Del. Rob Bell and Albemarle County working to stop catalytic converter thefts

Law enforcement and law makers are cracking down on catalytic converter thefts.
Published: Apr. 3, 2022 at 7:53 PM EDT
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ALBEMARLE COUNTY, Va. (WVIR) - Law enforcement and law makers are cracking down on catalytic converter thefts. 58th District’s Delegate Rob Bell says this specific crime is an endemic and the numbers are rising.

The numbers could change come July, once HB 740 comes into effect.

“We actually saw about 419% increase of catalytic converter thefts, up to 187, during 2021,″ Albemarle County detective, Nicholas Richardson said.

He says this year, 54 catalytic converters have already been stolen, which is on track for the same total as last year.

“They can be sold in scrap yards from anywhere between 50 to $200,” Richardson said. “It’s just kind of gotten out about how easy it is to make money off of those and as a result we have seen the crime skyrocket.”

Albemarle County’s Delegate Rob Bell felt the need to help. His bill would up the punishment if found guilty of stealing a catalytic converter to a class six felony. One could face five years in prison for a crime of that level.

“It also makes it easier for them to prosecute the accessories and so that’s something that’s very hard to do under misdemeanor law, but with a felony in place, you can prosecute, so to speak, the whole team of people that are doing it,” Bell said.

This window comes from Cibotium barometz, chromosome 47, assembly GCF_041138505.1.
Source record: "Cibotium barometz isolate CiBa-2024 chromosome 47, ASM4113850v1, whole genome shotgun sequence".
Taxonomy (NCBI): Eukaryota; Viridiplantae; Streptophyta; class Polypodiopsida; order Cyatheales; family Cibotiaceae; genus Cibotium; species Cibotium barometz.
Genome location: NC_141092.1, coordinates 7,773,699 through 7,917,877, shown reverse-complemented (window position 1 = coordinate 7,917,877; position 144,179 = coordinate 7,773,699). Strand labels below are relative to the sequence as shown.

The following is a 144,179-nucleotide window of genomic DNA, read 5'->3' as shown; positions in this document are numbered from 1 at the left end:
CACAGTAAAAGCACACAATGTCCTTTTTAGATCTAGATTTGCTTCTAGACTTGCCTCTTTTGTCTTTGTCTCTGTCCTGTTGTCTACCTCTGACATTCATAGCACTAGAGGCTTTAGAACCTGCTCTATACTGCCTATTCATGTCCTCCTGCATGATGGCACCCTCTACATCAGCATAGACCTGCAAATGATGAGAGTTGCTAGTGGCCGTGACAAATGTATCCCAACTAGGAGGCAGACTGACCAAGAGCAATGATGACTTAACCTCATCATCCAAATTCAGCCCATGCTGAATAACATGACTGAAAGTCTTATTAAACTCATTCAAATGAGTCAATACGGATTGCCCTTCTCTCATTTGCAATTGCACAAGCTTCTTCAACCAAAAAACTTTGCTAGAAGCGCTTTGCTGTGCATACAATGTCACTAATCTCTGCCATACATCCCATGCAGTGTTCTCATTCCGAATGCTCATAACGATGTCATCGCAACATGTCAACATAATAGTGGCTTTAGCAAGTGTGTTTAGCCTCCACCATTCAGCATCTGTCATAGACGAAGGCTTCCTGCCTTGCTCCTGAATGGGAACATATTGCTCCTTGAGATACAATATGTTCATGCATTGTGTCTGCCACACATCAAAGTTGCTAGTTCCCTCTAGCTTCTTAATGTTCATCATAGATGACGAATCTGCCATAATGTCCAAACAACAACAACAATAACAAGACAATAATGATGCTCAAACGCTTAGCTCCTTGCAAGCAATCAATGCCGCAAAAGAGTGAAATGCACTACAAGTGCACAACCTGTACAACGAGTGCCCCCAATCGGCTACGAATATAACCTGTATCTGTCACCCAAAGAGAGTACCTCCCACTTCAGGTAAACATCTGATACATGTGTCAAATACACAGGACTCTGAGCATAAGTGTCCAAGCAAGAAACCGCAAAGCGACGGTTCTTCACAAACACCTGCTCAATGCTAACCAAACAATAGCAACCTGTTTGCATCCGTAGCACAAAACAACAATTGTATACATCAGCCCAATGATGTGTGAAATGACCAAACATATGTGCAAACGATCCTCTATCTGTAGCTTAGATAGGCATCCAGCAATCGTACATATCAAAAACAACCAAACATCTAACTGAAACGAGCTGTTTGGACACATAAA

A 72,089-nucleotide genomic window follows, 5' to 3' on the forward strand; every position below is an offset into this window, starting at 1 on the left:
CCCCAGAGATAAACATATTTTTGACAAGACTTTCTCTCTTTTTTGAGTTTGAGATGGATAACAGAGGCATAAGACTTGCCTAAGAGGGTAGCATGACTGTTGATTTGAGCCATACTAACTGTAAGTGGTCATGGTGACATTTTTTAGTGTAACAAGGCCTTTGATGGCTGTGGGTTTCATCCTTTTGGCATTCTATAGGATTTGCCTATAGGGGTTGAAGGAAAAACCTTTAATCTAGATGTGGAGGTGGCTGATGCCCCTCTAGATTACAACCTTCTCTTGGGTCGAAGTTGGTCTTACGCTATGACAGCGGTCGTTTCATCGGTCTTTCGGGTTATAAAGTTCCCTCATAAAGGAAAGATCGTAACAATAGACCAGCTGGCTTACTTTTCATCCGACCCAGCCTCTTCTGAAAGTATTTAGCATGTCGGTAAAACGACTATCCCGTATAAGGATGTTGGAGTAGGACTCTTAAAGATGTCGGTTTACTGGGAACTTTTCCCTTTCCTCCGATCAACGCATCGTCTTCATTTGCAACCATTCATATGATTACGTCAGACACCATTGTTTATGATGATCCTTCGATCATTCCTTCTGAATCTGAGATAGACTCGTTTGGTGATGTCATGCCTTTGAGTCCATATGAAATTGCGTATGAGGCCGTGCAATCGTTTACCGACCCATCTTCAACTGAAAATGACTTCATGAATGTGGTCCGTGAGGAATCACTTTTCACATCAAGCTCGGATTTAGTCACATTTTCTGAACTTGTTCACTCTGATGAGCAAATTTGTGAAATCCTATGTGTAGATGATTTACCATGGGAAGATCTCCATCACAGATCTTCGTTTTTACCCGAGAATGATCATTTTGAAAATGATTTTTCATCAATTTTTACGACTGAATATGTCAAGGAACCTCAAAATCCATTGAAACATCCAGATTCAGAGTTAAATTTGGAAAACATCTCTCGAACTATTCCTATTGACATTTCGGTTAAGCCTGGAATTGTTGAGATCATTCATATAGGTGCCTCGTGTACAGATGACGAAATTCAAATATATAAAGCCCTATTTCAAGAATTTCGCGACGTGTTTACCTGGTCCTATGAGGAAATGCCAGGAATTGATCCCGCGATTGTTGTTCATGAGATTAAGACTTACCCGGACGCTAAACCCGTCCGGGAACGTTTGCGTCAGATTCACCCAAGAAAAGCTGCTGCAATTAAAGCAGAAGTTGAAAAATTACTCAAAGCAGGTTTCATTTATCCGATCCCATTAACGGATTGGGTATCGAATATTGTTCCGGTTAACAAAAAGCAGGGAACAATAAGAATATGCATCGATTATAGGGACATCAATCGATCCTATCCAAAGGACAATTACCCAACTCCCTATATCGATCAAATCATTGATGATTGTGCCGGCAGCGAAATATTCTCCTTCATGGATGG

Bell says this bill will also help track down the stolen pieces.

“There’s some specific criteria of what they have to do when someone comes in to try to prove ownership, or the steps and questions they ask about it. This would ensure that those papers are kept for up to two years and have to be provided to law enforcement,” Bell said.

He says that would help catch rings stealing the part.

“You would hope to see some effect relatively quickly, but then over time, is when you see the bigger impact that will help,” Bell said.

The law goes into effect July 1 but detective Richardson says there are some things you can do for now to help with evidence. He recommends having your converter marked as uniquely if you get it serviced, and parking in a garage if you can.

“You could also put some paint on it as well to mark it,” Richardson said.

He says if you live in an apartment complex, try parking your car closer to the building and if you see someone underneath a vehicle cutting one do not approach them. He recommends calling the police then.

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